UO marketing professor Troy Campbell likes to say that he studies what people love, like and find most important. An expert in consumer behavior, marketing, social psychology and political psychology, he explores how identity and beliefs affect consumption, behavior and marketing.
Put another way, he calls upon psychology to explain what makes things awesome.
Campbell will lead an interactive Quack Chats pub talk on that topic titled “Designing Awesome — The Psychological Magic Behind Disney, Social Movements, & True Love” on Wednesday, June 14 at 6 p.m. in the Erb Memorial Union’s Falling Sky Pizzeria. The talk is free and open to the public.
Campbell earned his doctorate from Duke University under the mentorship of Dan Ariely, a well-known professor of psychology and behavioral economics who wrote the book “Predictably Irrational: The Hidden Forces That Shape Our Decisions.” His resume includes a stint as a Disney “imagineer,” in which he helped imagine Disney theme park attractions and used research to “make parks magical.”
Shortly after arriving at the UO in 2015, Campbell was named a Top 30 Thinker Under 30 by Pacific Standard magazine.
In advance of his pub talk, Campbell sat down and answered a few questions about his work, his students and the study of awesome.
Question: You say your pub talk will be more of a chat than a lecture. What do you mean?
Answer: The talk is going to be fun and interactive. You’re going to be able to choose your own table and that’s going to be your topic for the night. One of the tables is going to be called “Disney,” one is going to be called “social movements” (another will be) “sports.” We’ll be talking about what makes those things awesome. Throughout my talk your experience will be filtered through that (table conversation).
Question: I’ve heard you say there are three things that every Disney ride has. What are they?
Answer: Most Disney rides do three things, they thrill you, they take you somewhere and they connect to something you love. So Hyperspace Mountain is a thrilling roller coaster that takes you into space and connects you with the thing that you love, which is Star Wars. And if you’ve ever seen a ride fail, it’s probably because maybe it thrilled you or maybe it took you somewhere, but it didn’t do two or even three of those things. If you think of the “thrill,” “take,” and “connect” principles, those are things you can apply to anything — whether you’re designing a party, whether you’re designing a class or whether you’re designing a social movement.
Question: What do your students call you?
Answer: I have all my students call me Troy. I believe that my students are strong, professional, awesome thinkers who create amazing things every day in class. I want to develop the idea that this is a conversation that we’re having together. I really want to provide this idea of this flat world where we’re exchanging different ideas.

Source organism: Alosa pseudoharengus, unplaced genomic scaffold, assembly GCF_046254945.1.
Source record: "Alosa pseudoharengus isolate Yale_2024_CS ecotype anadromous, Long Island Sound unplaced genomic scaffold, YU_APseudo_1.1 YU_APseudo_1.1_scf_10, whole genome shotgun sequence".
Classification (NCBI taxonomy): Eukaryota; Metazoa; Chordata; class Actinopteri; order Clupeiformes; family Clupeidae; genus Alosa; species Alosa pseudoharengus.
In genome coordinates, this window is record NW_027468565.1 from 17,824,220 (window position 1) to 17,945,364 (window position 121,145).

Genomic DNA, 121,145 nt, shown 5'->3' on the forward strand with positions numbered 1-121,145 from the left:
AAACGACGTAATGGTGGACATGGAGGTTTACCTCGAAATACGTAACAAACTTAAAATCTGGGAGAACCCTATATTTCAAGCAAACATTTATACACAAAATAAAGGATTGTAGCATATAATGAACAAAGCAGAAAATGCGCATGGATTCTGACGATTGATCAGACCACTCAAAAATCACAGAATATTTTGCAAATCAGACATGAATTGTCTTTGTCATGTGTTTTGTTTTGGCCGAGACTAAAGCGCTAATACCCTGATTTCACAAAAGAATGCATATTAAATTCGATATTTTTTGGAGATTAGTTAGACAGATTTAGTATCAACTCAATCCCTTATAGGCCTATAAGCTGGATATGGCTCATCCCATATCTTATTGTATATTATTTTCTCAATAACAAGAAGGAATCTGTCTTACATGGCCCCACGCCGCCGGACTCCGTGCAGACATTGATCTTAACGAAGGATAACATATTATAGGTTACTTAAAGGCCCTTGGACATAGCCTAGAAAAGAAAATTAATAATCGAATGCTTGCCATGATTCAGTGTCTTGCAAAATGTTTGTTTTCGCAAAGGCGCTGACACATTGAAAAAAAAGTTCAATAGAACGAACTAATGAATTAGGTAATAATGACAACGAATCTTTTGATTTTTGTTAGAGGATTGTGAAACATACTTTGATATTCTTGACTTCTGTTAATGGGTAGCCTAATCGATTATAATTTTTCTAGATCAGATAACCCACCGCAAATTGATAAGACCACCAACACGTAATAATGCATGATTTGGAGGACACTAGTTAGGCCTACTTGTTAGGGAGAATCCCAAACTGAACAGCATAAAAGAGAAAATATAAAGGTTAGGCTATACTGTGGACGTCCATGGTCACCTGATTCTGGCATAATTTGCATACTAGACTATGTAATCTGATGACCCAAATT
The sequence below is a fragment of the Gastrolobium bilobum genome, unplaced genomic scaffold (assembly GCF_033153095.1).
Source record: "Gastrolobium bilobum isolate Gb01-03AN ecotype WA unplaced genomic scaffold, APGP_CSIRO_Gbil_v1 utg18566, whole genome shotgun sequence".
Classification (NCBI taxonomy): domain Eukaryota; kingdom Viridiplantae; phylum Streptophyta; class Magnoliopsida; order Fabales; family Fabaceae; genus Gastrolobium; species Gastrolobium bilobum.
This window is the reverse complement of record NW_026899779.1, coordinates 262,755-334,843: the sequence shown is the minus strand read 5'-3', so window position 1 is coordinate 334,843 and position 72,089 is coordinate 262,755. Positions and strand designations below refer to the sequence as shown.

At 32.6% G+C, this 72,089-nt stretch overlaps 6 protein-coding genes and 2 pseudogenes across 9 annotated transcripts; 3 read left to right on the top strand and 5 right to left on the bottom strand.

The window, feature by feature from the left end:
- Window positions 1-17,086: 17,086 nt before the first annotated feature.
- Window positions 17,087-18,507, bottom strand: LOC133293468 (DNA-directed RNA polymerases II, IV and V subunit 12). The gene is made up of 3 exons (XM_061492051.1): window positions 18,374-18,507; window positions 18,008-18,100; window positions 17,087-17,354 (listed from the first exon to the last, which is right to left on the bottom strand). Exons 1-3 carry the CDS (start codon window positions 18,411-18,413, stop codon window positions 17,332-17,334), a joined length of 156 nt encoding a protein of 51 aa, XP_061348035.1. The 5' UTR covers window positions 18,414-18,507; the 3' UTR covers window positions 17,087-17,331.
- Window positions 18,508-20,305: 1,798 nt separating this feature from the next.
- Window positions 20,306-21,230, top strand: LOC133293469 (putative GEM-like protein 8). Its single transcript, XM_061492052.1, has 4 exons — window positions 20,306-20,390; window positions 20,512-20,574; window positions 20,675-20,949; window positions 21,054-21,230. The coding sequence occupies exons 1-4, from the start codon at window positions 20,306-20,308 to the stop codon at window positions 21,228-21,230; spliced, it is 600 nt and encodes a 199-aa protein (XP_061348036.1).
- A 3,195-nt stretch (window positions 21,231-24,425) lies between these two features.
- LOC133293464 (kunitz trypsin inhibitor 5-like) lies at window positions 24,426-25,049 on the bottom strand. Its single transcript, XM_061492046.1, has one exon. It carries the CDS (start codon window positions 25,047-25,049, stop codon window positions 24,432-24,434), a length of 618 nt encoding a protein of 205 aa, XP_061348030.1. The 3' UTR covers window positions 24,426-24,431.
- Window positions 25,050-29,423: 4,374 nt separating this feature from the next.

Question: You’ve described psychology as an undertaught science. What do you mean?
Answer: Psychology is usually treated as this elective that you don’t even have to take, when it’s potentially the most useful everyday science that people need to know. We’ve talked a lot about integrating critical thinking into classes; we need to integrate psychological thinking so people can be more familiar with their own biases that might lead them astray and also understand other people’s biases so they can know how to better communicate and actually achieve the results they want. No matter what science, business or art you do, psychology can help you do that better and communicate the qualities that you have forward.
Troy Campbell will be interviewed on the University of Oregon’s Facebook Live feed at noon on Monday, June 12.
Upcoming Quack Chats:
A pub talk next month will feature UO professors Leslie Leve, associate director of the Prevention Science Institute, and Tasia Smith, a member of the Health Promotion and Obesity Prevention Initiative. In a talk titled “Tackling the Childhood Obesity Epidemic,” they will discuss UO efforts on both the national and local levels to turn the tide on obesity, which affects 35 percent of adults and one-third of the children in the U.S. The event happens on Wednesday, July 12 at 6 p.m. in the Erb Memorial Union’s Falling Sky Pizzeria.
Run with a Researcher, the UO’s monthly opportunity to work up a sweat and engage in discussions with UO researchers, will go on hiatus in July. It returns Saturday, Aug. 5. Participants can run or walk with a researcher by meeting up at 9 a.m. at the Erb Memorial Union’s “O” Desk. No advance registration is required.
To keep upcoming events on your calendar, see the Quack Chats webpage.
—By Lewis Taylor, University Communications